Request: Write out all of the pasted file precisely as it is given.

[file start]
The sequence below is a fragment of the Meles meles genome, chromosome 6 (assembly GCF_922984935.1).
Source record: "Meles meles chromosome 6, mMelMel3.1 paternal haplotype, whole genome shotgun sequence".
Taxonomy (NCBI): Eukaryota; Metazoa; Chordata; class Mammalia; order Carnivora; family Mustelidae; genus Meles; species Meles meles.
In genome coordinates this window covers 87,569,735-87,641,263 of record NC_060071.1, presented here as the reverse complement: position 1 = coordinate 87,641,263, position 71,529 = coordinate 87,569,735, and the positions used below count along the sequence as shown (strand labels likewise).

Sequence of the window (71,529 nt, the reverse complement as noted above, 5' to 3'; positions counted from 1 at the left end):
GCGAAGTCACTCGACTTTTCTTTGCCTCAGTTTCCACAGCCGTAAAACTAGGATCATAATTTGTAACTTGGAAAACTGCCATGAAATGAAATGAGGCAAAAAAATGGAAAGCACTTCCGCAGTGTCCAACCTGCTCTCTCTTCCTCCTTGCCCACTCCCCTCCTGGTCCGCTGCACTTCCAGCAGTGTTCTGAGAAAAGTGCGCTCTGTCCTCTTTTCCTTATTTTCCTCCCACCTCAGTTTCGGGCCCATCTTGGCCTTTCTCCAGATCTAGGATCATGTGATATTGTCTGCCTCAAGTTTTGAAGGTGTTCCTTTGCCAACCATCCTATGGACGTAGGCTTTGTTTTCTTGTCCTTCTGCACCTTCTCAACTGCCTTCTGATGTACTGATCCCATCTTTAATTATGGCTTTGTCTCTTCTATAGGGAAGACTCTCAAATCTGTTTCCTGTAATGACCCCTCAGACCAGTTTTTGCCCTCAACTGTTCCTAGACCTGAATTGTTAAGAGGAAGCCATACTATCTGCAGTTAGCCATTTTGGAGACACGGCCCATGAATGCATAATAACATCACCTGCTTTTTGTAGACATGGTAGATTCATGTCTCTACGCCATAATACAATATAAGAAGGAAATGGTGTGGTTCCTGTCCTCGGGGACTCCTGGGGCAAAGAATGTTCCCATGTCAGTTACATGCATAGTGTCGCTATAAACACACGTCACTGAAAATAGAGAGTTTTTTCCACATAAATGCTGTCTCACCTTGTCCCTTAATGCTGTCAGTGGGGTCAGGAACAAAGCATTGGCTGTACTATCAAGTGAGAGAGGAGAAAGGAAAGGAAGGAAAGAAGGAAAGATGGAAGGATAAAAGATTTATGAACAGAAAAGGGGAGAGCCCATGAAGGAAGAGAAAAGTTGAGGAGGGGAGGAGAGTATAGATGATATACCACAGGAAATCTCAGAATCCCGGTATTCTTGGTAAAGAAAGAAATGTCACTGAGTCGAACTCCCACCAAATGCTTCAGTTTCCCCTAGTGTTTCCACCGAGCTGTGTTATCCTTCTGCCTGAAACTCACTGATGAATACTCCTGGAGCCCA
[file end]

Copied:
The sequence below is a fragment of the Meles meles genome, chromosome 6 (assembly GCF_922984935.1).
Source record: "Meles meles chromosome 6, mMelMel3.1 paternal haplotype, whole genome shotgun sequence".
Taxonomy (NCBI): Eukaryota; Metazoa; Chordata; class Mammalia; order Carnivora; family Mustelidae; genus Meles; species Meles meles.
In genome coordinates this window covers 87,569,735-87,641,263 of record NC_060071.1, presented here as the reverse complement: position 1 = coordinate 87,641,263, position 71,529 = coordinate 87,569,735, and the positions used below count along the sequence as shown (strand labels likewise).

Sequence of the window (71,529 nt, the reverse complement as noted above, 5' to 3'; positions counted from 1 at the left end):
GCGAAGTCACTCGACTTTTCTTTGCCTCAGTTTCCACAGCCGTAAAACTAGGATCATAATTTGTAACTTGGAAAACTGCCATGAAATGAAATGAGGCAAAAAAATGGAAAGCACTTCCGCAGTGTCCAACCTGCTCTCTCTTCCTCCTTGCCCACTCCCCTCCTGGTCCGCTGCACTTCCAGCAGTGTTCTGAGAAAAGTGCGCTCTGTCCTCTTTTCCTTATTTTCCTCCCACCTCAGTTTCGGGCCCATCTTGGCCTTTCTCCAGATCTAGGATCATGTGATATTGTCTGCCTCAAGTTTTGAAGGTGTTCCTTTGCCAACCATCCTATGGACGTAGGCTTTGTTTTCTTGTCCTTCTGCACCTTCTCAACTGCCTTCTGATGTACTGATCCCATCTTTAATTATGGCTTTGTCTCTTCTATAGGGAAGACTCTCAAATCTGTTTCCTGTAATGACCCCTCAGACCAGTTTTTGCCCTCAACTGTTCCTAGACCTGAATTGTTAAGAGGAAGCCATACTATCTGCAGTTAGCCATTTTGGAGACACGGCCCATGAATGCATAATAACATCACCTGCTTTTTGTAGACATGGTAGATTCATGTCTCTACGCCATAATACAATATAAGAAGGAAATGGTGTGGTTCCTGTCCTCGGGGACTCCTGGGGCAAAGAATGTTCCCATGTCAGTTACATGCATAGTGTCGCTATAAACACACGTCACTGAAAATAGAGAGTTTTTTCCACATAAATGCTGTCTCACCTTGTCCCTTAATGCTGTCAGTGGGGTCAGGAACAAAGCATTGGCTGTACTATCAAGTGAGAGAGGAGAAAGGAAAGGAAGGAAAGAAGGAAAGATGGAAGGATAAAAGATTTATGAACAGAAAAGGGGAGAGCCCATGAAGGAAGAGAAAAGTTGAGGAGGGGAGGAGAGTATAGATGATATACCACAGGAAATCTCAGAATCCCGGTATTCTTGGTAAAGAAAGAAATGTCACTGAGTCGAACTCCCACCAAATGCTTCAGTTTCCCCTAGTGTTTCCACCGAGCTGTGTTATCCTTCTGCCTGAAACTCACTGATGAATACTCCTGGAGCCCA